photo-A look at the East Coulour of South Eolus. photo by Zach Taylor, 2011.
I had been planning a trip into Chicago Basin for six months and the time was finally upon us. Joel and I had been hanging out around Lake City for a few days snowboarding and mountain climbing. On the 7th we left camp on Cinnamon pass and made our way to Durango.
We found a hotel next to the train station and started sorting gear. Over the course of the evening the rest of our group joined us. Sam had been hanging out in Durango for a bit paddling and bumming around since the season had ended in Vail/Beaver Creek. Ben had just finished his last final at CMC and drove out from Vail to join us. Pollo also drove up from Vail to join us on the 7th and Stuart arrived from Denver and went to Moab for a few days after our Chicago Basin trip.
We made last minute trips to the grocery store, sorted gear, and discussed the next day. Everything takes longer than you expect and it was after midnight before anyone was asleep.
We woke up at 6am on the 8th to catch our train from Durango to the Needleton Trailhead. Mt. Eolus and its adjacent 14ers, Sunlight and Windom sit in one of the most remote areas of Colorado, deep in the southern San Juan mountain range. There is an old train called the Durango-Silverton Narrow Gauge that mostly takes tourists for a scenic ride from Durango to Silverton and back. This train also serves as the staging ground for mountaineers accessing these peaks. The train makes a stop about 2/3s of the way to Silverton at the Needleton Trailhead. From there it is 6 miles and about 3000' of elevation gain to get to base camp at 10,900' in Chicago Basin. This was our goal for the 8th.
photo- from left to right; Stuart Paul and Dan Bogardus loading the train while Joel Paula and Ben Jordan look on. photo by Zach Taylor, 2011.
Another group from Avon was also going in. Dan Bogardus who is the manager at Bag and Pack at Avon and four others were a part of his group. Dan was one of the earlier snowboard mountaineers in Colorado. He started carrying his board up mountains in Colorado in the 90s. Somewhere along the way he was led astray by skis and now he skis primarily. Oh well, to each his own. Dan and his group were all great guys and we had fun with them over the course of the next few days. Anyway, 13 of us total loaded packs in the train and boarded the open air gondola car for the ride in to the trailhead.
photo- from left to right; Ricardo Moreno, Stuart Paul, Ben Jordan, Joel Paula, Zach Taylor, and Sam Jordan. photo by Sam Jordan, 2011.
photo- The Durango Silverton on the way to the Needleton Trailhead. photo by Ricardo Moreno, 2011.
photo- The train at the Needleton trailhead. photo by Zach Taylor, 2011.
After about two hours of riding on the train through hills and mountains above the Animas River the train stopped at the Needleton trailhead in the middle of the woods. The only other way to get to this drop off is by a 7 mile walk from Purgatory ski area. Then it is still another 6 miles to base camp in Chicago Basin. We all sorted and repacked gear and then began the grunt up Needle Creek towards Chicago Basin base camp.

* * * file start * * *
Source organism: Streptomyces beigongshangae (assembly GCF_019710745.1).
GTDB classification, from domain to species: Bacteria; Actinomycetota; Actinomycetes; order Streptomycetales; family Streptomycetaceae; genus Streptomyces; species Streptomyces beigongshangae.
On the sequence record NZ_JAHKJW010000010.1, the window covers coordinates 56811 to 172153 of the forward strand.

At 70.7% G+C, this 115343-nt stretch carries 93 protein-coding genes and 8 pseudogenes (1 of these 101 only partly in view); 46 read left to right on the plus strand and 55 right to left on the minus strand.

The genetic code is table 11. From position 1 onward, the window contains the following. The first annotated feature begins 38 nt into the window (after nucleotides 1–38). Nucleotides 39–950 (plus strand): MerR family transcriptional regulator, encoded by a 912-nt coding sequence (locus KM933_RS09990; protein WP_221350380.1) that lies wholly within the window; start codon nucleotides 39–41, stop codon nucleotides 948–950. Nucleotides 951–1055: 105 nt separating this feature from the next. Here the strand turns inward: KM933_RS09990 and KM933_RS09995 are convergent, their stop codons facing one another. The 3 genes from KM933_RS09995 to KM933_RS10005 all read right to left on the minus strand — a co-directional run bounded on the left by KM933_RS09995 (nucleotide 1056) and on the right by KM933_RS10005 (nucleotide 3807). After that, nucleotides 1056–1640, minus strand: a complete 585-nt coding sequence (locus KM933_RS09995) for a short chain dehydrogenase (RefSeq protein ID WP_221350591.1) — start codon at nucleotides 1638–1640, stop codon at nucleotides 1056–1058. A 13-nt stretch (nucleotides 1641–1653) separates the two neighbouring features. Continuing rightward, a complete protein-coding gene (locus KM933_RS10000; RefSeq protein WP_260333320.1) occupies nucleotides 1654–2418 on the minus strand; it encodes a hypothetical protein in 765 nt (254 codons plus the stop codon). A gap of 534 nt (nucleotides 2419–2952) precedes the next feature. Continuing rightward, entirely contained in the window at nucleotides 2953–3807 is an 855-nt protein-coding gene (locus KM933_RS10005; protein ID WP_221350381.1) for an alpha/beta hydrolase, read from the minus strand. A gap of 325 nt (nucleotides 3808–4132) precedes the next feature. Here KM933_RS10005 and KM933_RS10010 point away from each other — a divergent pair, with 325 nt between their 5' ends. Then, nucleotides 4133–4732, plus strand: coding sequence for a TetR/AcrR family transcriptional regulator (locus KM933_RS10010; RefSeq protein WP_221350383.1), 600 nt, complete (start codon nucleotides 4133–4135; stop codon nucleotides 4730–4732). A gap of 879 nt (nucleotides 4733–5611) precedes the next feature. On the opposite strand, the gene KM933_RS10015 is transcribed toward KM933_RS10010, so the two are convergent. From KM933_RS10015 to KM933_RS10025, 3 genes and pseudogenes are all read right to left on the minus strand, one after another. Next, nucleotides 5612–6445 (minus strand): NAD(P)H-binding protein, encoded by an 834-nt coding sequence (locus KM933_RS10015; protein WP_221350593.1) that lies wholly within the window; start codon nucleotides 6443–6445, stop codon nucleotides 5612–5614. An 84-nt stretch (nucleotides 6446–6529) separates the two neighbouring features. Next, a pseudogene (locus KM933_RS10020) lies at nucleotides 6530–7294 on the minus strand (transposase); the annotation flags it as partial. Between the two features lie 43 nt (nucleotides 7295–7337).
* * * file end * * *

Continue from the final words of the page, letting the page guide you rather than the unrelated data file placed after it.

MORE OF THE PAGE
photo- the crew unloading at the Needletone trailhead. photo by Zach Taylor, 2011.
photo- Zach Taylor getting ready to walk the bridge and begin the hike into Chicago Basin. photo by Joel Paula, 2011.
We planned on being in Chicago Basin for 6 days and 5 nights. We were hoping to climb Sunlight, Windom, both Eolus's, and whatever 13ers in the area that we would have time to after that. The weather ended up changing our plans a bit but that is what I have come to expect.
photo- Joel Paula at the Animas River bridge. photo by Zach Taylor, 2011.
photo- waterfall up Needle Creek. photo by Zach Taylor, 2011.
photo- from left to right; Ben Jordan, Sam Jordan, and Stuart Paul walking the Animas River bridge. photo by Ricardo Moreno, 2011.
The hike in took most of the rest of the day. I stopped and talked to one guy on his way out that said he had skied Sunlight, Windom, and both Eolus's that day. He said his name was Doug. I think the jury is still out on that one but it is quite possible he did what he claimed. There are a lot of badsasses out there and the weather was great that day.
We rolled into Chicago basin a couple hours before sunset and set up camp at about 11,000' just southwest of the big open field that sits at the head of the drainage. We had beef brisket for dinner and went to bed early hoping to climb Eolus the next day.
5/9/2011-I woke up at 3:00am to start hiking and it was dumping snow and windy outside so I stayed in my sleeping bag. No one attempted anything that day. By late morning Stuart, Pollo, and I got restless and toured up into upper Chicago Basin to about 12,500'. We dug a snow pit and checked out the snow. The snowpack was actually not real structured and seemed to be very stable. There was a mix of crusts and slabs which did not seem reactive to any tests. The new snow had come in overnight though so the old snow surface was frozen. We knew if we got a lot of new snow it would probably not bond well. At that point there was only a couple inches new though and the snow pack seemed good to go for the moment. Visiblity was horrible above treeline so we dropped into a fun little avalanche path and rode back to camp.
The rest of the day was spent hanging out at camp, building a snow fortress, stockpiling calories by consuming massive amounts of bacon, and whiskey/tequilla were passed around to help pass the time as well. Jim Holva and Marc Manko arrived from the train in the late afternoon making our group 8.
photo- Pollo and I proud of our snow fortress. photo by Stuart Paul, 2011.
photo- Zach Taylor hanging out at camp in the storm. photo by Ricardo Moreno, 2011.
We cooked Mountain Houses and extra dehydrated veggies for dinner and went to bed early.
5/10/2011- I woke up at 2:40am (20 minutes early) to Joel and Sam sounding an early wake up call. It was cold and I replied that I would be up at 3am. Everyone started getting out of their tents around 3:30 or so. We had warm sausage, bacon, and cheese English muffins, courtesy of Joel for breakfast and were skinning by 4:15am.
Our group split up into 2 groups of 4 a bit above treeline and took two slightly different approaches to the base of the East couloir.
photo- Joel Paula skinning below the east couloir. photo by Sam Jordan, 2011.